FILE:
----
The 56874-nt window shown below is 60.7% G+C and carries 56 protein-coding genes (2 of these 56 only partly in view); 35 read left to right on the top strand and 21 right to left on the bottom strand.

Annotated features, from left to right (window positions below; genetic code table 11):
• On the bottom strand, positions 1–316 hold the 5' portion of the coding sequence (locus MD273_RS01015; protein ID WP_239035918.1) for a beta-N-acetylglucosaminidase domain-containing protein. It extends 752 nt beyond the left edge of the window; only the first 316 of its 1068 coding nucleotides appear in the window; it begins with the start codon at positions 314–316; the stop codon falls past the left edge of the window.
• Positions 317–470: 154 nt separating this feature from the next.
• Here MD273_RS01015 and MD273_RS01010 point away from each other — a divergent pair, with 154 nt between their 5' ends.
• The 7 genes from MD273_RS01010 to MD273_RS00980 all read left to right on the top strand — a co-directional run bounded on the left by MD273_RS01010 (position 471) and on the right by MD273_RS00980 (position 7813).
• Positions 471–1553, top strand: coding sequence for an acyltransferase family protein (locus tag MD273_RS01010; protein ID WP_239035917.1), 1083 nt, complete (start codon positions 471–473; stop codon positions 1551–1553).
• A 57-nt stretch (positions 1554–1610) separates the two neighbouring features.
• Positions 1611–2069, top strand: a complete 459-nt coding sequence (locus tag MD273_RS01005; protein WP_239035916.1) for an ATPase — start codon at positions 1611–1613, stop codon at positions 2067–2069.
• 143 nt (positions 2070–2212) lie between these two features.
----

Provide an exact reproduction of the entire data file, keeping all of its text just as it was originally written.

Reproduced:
The 56874-nt window shown below is 60.7% G+C and carries 56 protein-coding genes (2 of these 56 only partly in view); 35 read left to right on the top strand and 21 right to left on the bottom strand.

Annotated features, from left to right (window positions below; genetic code table 11):
• On the bottom strand, positions 1–316 hold the 5' portion of the coding sequence (locus MD273_RS01015; protein ID WP_239035918.1) for a beta-N-acetylglucosaminidase domain-containing protein. It extends 752 nt beyond the left edge of the window; only the first 316 of its 1068 coding nucleotides appear in the window; it begins with the start codon at positions 314–316; the stop codon falls past the left edge of the window.
• Positions 317–470: 154 nt separating this feature from the next.
• Here MD273_RS01015 and MD273_RS01010 point away from each other — a divergent pair, with 154 nt between their 5' ends.
• The 7 genes from MD273_RS01010 to MD273_RS00980 all read left to right on the top strand — a co-directional run bounded on the left by MD273_RS01010 (position 471) and on the right by MD273_RS00980 (position 7813).
• Positions 471–1553, top strand: coding sequence for an acyltransferase family protein (locus tag MD273_RS01010; protein ID WP_239035917.1), 1083 nt, complete (start codon positions 471–473; stop codon positions 1551–1553).
• A 57-nt stretch (positions 1554–1610) separates the two neighbouring features.
• Positions 1611–2069, top strand: a complete 459-nt coding sequence (locus tag MD273_RS01005; protein WP_239035916.1) for an ATPase — start codon at positions 1611–1613, stop codon at positions 2067–2069.
• 143 nt (positions 2070–2212) lie between these two features.